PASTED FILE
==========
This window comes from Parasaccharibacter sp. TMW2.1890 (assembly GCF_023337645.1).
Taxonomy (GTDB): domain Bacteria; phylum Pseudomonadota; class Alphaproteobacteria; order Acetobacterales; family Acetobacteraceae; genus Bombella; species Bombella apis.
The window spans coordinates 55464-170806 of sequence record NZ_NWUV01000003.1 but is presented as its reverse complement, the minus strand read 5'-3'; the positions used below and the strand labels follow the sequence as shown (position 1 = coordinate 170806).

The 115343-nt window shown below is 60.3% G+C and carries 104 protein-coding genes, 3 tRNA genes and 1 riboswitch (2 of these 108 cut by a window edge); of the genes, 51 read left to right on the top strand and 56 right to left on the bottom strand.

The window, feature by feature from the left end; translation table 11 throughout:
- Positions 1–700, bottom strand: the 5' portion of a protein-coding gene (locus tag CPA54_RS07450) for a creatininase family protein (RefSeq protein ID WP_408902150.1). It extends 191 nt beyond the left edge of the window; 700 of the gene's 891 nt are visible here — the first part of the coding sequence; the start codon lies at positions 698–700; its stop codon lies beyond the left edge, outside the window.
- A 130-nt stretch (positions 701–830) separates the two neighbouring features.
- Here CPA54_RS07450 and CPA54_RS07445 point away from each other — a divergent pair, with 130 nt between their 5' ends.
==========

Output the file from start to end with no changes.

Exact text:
This window comes from Parasaccharibacter sp. TMW2.1890 (assembly GCF_023337645.1).
Taxonomy (GTDB): domain Bacteria; phylum Pseudomonadota; class Alphaproteobacteria; order Acetobacterales; family Acetobacteraceae; genus Bombella; species Bombella apis.
The window spans coordinates 55464-170806 of sequence record NZ_NWUV01000003.1 but is presented as its reverse complement, the minus strand read 5'-3'; the positions used below and the strand labels follow the sequence as shown (position 1 = coordinate 170806).

The 115343-nt window shown below is 60.3% G+C and carries 104 protein-coding genes, 3 tRNA genes and 1 riboswitch (2 of these 108 cut by a window edge); of the genes, 51 read left to right on the top strand and 56 right to left on the bottom strand.

The window, feature by feature from the left end; translation table 11 throughout:
- Positions 1–700, bottom strand: the 5' portion of a protein-coding gene (locus tag CPA54_RS07450) for a creatininase family protein (RefSeq protein ID WP_408902150.1). It extends 191 nt beyond the left edge of the window; 700 of the gene's 891 nt are visible here — the first part of the coding sequence; the start codon lies at positions 698–700; its stop codon lies beyond the left edge, outside the window.
- A 130-nt stretch (positions 701–830) separates the two neighbouring features.
- Here CPA54_RS07450 and CPA54_RS07445 point away from each other — a divergent pair, with 130 nt between their 5' ends.